When the Pixies came onstage at the State Theatre they all seemed to be in a nasty mood. They were in the middle of a huge arena tour with U2 and this was a one-off show in between dates. They didn’t look at each other or say anything to the crowd; they all stared straight ahead and ripped into their set. Nevertheless, they sounded tight and great and the Kalamazoo crowd went nuts. A mosh pit formed immediately, and before the end of the first song my brand new glasses got knocked off my face and disappeared into the abyss. I’m not totally blind, but I can’t really see.

So I guess I can’t actually say that I saw the Pixies live in 1992. I heard them. And that was still impressive.

The setlist for this show isn’t available online, and I can no longer recall the details, but other setlists from that era reveal they played a lot of newer stuff mixed with a bunch of older classics. Nothing quite like the summer of 1989 when they played their songs in alphabetical order. Wish I would have seen that!

They didn’t say a word between the songs. After their final song, Black Francis dryly quipped, “Thank you very much we’re the Pixies U2’s up next,” and they exited the stage. No encore.

Continue reading Ticketstubs: The Pixies in Kalamazoo, 1992

Got (Almost) Live If You Want It

PixiesHollywood once used the phrase, “You’ve read the book, now see the movie” to promote their latest offerings. But given the acceleration of time, music vendors can now use the phrase, “You’ve just heard the concert, now just hear the concert again,” and make that statement approximately 10 minutes after the show is over.

At least that’s the case with the performances of the Pixies, starting November 23 in New York. The firm Abbey Road Live is recording the shows and then burning CDs of the performances. The Pixies, as seems to be the case with some vintage bands that are still striding the boards (e.g., Steely Dan) are doing the complete version of “Doolittle” from 1989 (although unlike S.D., this isn’t a matter of the fans voting for it, they’re getting it each night of the tour).

Continue reading Got (Almost) Live If You Want It

Download Four Live Pixies Songs

The Pixies are sharing four live songs from their Doolittle 20th Anniversary tour.

The way it works is the standard Topspin deal: you submit your email address, and then they email you a link to a 22 MB zip file. You download it, unzip the 320kbps MP3s, listen to them, and enjoy. Track listing is:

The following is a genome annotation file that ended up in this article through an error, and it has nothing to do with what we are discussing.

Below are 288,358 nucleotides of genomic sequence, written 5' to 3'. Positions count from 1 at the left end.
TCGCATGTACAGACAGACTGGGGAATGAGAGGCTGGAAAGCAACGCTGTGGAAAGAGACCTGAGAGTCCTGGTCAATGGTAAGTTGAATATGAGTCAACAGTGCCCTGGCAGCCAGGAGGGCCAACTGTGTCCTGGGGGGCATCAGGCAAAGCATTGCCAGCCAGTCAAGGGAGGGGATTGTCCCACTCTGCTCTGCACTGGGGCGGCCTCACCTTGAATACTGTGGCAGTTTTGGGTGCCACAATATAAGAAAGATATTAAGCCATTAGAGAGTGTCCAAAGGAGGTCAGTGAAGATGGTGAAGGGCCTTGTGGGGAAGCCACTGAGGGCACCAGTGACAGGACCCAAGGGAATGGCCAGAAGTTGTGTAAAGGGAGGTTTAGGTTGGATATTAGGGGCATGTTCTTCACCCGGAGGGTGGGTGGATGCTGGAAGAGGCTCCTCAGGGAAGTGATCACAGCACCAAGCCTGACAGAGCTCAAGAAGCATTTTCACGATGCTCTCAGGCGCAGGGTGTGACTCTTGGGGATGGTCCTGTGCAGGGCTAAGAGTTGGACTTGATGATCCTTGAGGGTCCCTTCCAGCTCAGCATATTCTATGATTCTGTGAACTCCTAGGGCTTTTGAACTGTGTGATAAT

1. Dancing the Manta Ray

2. Monkey Gone to Heaven

3. Crackity Jones

4. Gouge Away

Pixies: iTunes, Amazon, Insound, wiki

Black Francis to Naysayers: Go fuck yourself

Frank Black (Francis) talks to Rolling Stone about the Pixies reunion, playing the whole Doolittle album live, and making money:

It’s like someone saying, “You don’t have the right to go up there on a stage and sing your songs.” My response would, be, “Go fuck yourself.” Are we making more money? Yeah. But it’s not because we’re demanding more money. It’s because the patrons have converted other patrons. We’re going to fly first class and stay in a nice hotel and people are gonna carry my guitars for me. Maybe someone’s who’s really uptight and has as lot of revolution in their soul might have a problem with that. But I’m in fuckin’ show business, man; I don’t work for the Peace Corps.

Enjoy the nice hotels, Charles. You’ve earned it!

Pixies: iTunes, Amazon, Insound, wiki

Continue reading Black Francis to Naysayers: Go fuck yourself

Lollapalooza 2005: Day One

Lollapalooza 2005Holy shit, it was hot on Sunday. I was pretty sure we were all going to die for a while there. But hey, Glorious Noise suffers unbearable heat so you don’t have to.

It’s hard to believe that the first Lollapalooza was 14 years ago. I was a dopey college kid who could barely drive straight when my pals piled into my mom’s Corolla and we drove across the state to see Perry Farrell’s brand new music festival. I was looking forward to seeing Ice T and Jane’s Addiction, but was most impressed by the Butthole Surfers when guitarist Paul Leary picked up a rifle, aimed it right at my face 60 rows back, and pulled the trigger. I swear to god I saw fire shoot out of the barrel and expected to feel the bullet split my skull. Good thing Leary’s a lousy shot.

This year no one fired a gun at me. But I was blown away by a couple of bands that I wasn’t expecting that much from. It’s a much different world now (George Bush, Iraq, economy, etc.), but a few things remain the same: good music still isn’t played on the radio, and young people still love to get half naked and stomp around in the dirt and listen to bands.

Continue reading Lollapalooza 2005: Day One